AUGUST 9, 1960
HYDE PARK—On Friday night of last week, as I told you, I went for the first time to Stratford, Conn., to see a Shakespeare play. It was "Twelfth Night," and I thought Katharine Hepburn was enchanting as Viola, and all the other actors and actresses were so good that I could not begin to pick out the best among them.
It began to rain on the way out, so the picnic supper that we brought we ate right in the car, and at the end of the play we had to drive all the way to Hyde Park. But it had been such an enchanting performance that not one of us even felt tired the next day, and I think all of us look forward to going again and seeing other performances.
I meant all summer, when in the city, to find an evening to see New York City's Shakespeare in the Park, which, they tell me, is most successful. But like many other things, my good intentions outrun my achievements. Somehow Shakespeare's appeal has no age limits. I suppose that is because people and their real feelings are much the same at any age. In any case, I find that young and old have a good time at a Shakespeare play, and I am certainly grateful to those who have put over the summer theatre at Stratford.
The surroundings there are so lovely; everything about it gives one the kind of enchantment one needs now and then. Next to me sat a lady who said that she lived in Virginia, not far from Washington, and that she came up very often, sometimes once a week, just to go to a Stratford performance.
On Monday of this week I went from Hyde Park to West Shokan, where Mary Margaret McBride lives in a house on the side of a mountain. The house is built of redwood, and the porch looks out on the reservoir.
Mary Margaret McBride was her charming self, sounding as though she had really never thought till that minute of the things she was about to say, and yet never forgetting the thread of what she said or of what she wanted the person she was interviewing to say. I think she is one of the most expert interviewers I have ever known.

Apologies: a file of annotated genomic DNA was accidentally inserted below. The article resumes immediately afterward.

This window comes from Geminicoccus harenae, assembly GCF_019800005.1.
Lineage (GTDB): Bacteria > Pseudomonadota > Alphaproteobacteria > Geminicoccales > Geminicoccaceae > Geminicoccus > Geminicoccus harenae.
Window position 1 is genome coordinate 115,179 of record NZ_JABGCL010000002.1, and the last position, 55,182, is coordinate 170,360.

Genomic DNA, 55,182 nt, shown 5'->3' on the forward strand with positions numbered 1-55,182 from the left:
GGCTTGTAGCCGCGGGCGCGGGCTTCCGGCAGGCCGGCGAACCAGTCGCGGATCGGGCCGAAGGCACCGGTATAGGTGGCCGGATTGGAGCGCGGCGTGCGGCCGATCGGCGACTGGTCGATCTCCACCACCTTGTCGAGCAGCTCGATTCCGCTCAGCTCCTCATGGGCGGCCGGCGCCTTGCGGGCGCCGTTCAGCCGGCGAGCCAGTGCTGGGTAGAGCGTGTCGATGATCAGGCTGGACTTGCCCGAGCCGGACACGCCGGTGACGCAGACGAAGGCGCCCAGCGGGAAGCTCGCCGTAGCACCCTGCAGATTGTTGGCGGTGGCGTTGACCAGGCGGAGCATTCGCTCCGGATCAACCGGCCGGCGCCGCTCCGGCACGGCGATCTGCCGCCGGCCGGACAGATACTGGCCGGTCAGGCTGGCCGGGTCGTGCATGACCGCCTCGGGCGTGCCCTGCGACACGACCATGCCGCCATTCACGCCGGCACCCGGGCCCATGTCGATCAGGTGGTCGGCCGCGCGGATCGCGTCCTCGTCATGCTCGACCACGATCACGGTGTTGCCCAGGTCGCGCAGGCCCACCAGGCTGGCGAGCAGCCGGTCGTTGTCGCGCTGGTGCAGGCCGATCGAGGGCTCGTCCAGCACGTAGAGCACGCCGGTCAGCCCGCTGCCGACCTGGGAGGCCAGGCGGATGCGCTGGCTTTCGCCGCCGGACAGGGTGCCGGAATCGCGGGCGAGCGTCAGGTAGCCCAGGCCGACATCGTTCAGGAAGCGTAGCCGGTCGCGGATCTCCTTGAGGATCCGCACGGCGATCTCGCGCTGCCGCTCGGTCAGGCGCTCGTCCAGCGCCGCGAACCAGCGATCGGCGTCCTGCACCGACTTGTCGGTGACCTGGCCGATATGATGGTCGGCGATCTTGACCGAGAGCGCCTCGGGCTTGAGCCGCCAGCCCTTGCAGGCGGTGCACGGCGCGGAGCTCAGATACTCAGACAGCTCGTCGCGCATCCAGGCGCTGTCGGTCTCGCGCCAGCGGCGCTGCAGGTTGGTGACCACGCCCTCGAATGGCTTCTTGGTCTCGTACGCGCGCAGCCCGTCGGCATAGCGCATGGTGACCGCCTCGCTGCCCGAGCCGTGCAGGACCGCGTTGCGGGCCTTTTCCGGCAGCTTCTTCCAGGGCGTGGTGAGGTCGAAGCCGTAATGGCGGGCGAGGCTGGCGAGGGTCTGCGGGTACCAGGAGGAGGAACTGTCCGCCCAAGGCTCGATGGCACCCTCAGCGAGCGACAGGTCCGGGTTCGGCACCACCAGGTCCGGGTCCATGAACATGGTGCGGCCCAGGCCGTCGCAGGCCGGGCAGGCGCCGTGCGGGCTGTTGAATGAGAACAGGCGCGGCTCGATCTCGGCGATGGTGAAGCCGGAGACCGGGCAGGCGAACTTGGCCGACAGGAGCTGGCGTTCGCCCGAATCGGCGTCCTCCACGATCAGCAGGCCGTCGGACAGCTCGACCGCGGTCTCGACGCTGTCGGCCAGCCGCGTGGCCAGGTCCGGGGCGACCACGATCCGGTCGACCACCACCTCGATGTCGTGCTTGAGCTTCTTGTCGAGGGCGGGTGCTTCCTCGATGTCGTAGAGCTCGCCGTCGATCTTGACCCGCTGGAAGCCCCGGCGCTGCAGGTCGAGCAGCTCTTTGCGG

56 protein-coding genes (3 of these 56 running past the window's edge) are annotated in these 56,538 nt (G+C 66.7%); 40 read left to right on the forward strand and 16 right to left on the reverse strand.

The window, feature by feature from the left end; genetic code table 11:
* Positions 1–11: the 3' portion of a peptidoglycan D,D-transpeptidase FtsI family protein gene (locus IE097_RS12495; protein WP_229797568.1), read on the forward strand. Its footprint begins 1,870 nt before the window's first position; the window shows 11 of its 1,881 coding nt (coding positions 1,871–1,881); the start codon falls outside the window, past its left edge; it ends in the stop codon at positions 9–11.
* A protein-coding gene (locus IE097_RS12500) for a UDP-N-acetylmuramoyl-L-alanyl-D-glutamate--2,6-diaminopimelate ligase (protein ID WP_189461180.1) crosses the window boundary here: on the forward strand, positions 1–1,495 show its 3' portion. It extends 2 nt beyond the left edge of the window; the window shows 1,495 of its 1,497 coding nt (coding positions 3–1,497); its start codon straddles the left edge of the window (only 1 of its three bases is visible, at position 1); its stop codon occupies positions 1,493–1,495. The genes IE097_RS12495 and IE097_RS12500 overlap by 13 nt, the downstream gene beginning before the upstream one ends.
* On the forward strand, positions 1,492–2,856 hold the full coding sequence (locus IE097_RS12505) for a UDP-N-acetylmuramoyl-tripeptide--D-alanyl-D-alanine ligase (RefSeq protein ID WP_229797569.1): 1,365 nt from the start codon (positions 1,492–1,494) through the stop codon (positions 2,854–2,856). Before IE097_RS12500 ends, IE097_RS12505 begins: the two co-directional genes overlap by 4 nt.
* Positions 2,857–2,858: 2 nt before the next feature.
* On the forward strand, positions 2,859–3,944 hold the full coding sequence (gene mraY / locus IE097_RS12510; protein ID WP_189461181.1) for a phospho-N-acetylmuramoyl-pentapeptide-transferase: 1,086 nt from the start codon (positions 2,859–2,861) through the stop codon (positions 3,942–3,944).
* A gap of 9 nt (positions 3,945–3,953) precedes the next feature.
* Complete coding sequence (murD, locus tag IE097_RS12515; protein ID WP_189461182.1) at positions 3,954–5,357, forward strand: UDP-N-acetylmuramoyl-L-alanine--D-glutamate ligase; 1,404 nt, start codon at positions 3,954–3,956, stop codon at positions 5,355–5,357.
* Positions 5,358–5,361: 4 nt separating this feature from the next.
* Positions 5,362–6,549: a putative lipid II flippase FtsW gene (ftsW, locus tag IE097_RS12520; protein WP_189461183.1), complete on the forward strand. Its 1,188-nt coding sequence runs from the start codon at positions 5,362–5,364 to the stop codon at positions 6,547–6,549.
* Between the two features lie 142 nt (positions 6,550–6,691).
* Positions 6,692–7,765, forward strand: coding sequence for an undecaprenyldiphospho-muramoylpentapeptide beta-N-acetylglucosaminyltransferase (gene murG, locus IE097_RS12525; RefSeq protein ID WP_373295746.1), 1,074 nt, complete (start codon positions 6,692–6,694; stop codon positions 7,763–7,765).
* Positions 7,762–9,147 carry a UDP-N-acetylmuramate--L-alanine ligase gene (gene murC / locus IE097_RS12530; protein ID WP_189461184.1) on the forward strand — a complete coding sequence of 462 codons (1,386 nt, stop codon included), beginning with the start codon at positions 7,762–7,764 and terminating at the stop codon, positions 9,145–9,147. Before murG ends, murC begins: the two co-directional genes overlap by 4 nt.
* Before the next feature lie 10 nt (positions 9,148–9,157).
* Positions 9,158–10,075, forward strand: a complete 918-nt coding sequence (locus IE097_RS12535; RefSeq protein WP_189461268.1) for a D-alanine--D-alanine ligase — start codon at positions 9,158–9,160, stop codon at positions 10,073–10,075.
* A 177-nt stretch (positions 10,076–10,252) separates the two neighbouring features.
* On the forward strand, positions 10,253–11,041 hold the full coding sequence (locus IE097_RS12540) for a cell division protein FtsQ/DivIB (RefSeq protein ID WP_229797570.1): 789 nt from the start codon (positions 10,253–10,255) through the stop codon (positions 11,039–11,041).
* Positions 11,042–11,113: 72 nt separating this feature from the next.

She had about 50 of her neighbors as an audience, and she does this local broadcast, with local commercials, just as she once did her New York broadcasts. I just have a lovely time talking to her, so I enjoyed every minute with her and was delighted to have lunch with her afterwards, sitting on her porch and drinking in the beautiful view.
She is one person who accumulates books just the way I do, so everywhere you go in every room of her house, there are books and more books. I was encouraged, for I never have enough room for my books and I felt I could now go on building shelves in many places I had not thought of before.
Someday I hope I will have the time to read the books I now have on my shelves, besides all those I know I will accumulate in the next year or so.
(Copyright, 1960, by United Feature Syndicate, Inc.)
About this document
My Day by Eleanor Roosevelt, August 9, 1960
Digital edition created by The Eleanor Roosevelt Papers Project The George Washington University Old Main Building, Suite 406 1951 F Street, NW Washington, DC 20052
- Brick, Christopher (Editor)
- Regenhardt, Christy (Associate Editor)
- Black, Allida M. (Editor)
- Binker, Mary Jo (Associate Editor)
- Alhambra, Christopher C. (Electronic Text Editor)
Digital edition published 2008, 2017 by
The Eleanor Roosevelt Papers Project
Available under licence from the Estate of Anna Eleanor Roosevelt.
Published with permission from the Estate of Anna Eleanor Roosevelt.
MEP edition publlished on 2008-06-30
TEI-P5 edition published on 2017-04-28
Transcription created from a photocopy of a UFS wire copy of a My Day column instance
archived at the Franklin D. Roosevelt Library.
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